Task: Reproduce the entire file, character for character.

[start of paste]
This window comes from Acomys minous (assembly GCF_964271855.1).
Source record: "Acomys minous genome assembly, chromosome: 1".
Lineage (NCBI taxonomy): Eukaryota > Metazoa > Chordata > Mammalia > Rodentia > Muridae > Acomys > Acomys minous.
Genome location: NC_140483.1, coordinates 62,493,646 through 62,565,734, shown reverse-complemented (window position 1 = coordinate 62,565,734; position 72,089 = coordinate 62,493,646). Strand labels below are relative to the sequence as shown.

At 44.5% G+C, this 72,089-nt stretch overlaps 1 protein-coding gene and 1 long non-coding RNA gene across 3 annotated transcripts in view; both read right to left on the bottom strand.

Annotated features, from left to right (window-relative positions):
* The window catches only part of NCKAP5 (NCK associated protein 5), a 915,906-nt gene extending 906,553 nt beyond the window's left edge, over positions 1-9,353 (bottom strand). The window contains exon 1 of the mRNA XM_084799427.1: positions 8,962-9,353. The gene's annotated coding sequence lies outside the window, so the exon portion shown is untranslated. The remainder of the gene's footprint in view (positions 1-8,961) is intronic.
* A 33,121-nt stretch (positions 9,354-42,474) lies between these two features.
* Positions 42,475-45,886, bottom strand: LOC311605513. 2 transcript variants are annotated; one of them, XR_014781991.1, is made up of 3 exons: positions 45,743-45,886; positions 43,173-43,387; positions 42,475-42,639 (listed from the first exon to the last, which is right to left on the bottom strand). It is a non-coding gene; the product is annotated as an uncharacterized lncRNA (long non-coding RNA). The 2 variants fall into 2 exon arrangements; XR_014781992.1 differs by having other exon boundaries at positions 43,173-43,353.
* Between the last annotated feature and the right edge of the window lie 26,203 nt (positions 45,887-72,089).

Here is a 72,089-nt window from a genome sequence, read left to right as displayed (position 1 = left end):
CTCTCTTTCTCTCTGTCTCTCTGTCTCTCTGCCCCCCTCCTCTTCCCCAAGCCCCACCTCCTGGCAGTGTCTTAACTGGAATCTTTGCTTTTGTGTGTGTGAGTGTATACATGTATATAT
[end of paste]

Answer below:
This window comes from Acomys minous (assembly GCF_964271855.1).
Source record: "Acomys minous genome assembly, chromosome: 1".
Lineage (NCBI taxonomy): Eukaryota > Metazoa > Chordata > Mammalia > Rodentia > Muridae > Acomys > Acomys minous.
Genome location: NC_140483.1, coordinates 62,493,646 through 62,565,734, shown reverse-complemented (window position 1 = coordinate 62,565,734; position 72,089 = coordinate 62,493,646). Strand labels below are relative to the sequence as shown.

At 44.5% G+C, this 72,089-nt stretch overlaps 1 protein-coding gene and 1 long non-coding RNA gene across 3 annotated transcripts in view; both read right to left on the bottom strand.

Annotated features, from left to right (window-relative positions):
* The window catches only part of NCKAP5 (NCK associated protein 5), a 915,906-nt gene extending 906,553 nt beyond the window's left edge, over positions 1-9,353 (bottom strand). The window contains exon 1 of the mRNA XM_084799427.1: positions 8,962-9,353. The gene's annotated coding sequence lies outside the window, so the exon portion shown is untranslated. The remainder of the gene's footprint in view (positions 1-8,961) is intronic.
* A 33,121-nt stretch (positions 9,354-42,474) lies between these two features.
* Positions 42,475-45,886, bottom strand: LOC311605513. 2 transcript variants are annotated; one of them, XR_014781991.1, is made up of 3 exons: positions 45,743-45,886; positions 43,173-43,387; positions 42,475-42,639 (listed from the first exon to the last, which is right to left on the bottom strand). It is a non-coding gene; the product is annotated as an uncharacterized lncRNA (long non-coding RNA). The 2 variants fall into 2 exon arrangements; XR_014781992.1 differs by having other exon boundaries at positions 43,173-43,353.
* Between the last annotated feature and the right edge of the window lie 26,203 nt (positions 45,887-72,089).

Here is a 72,089-nt window from a genome sequence, read left to right as displayed (position 1 = left end):
CTCTCTTTCTCTCTGTCTCTCTGTCTCTCTGCCCCCCTCCTCTTCCCCAAGCCCCACCTCCTGGCAGTGTCTTAACTGGAATCTTTGCTTTTGTGTGTGTGAGTGTATACATGTATATAT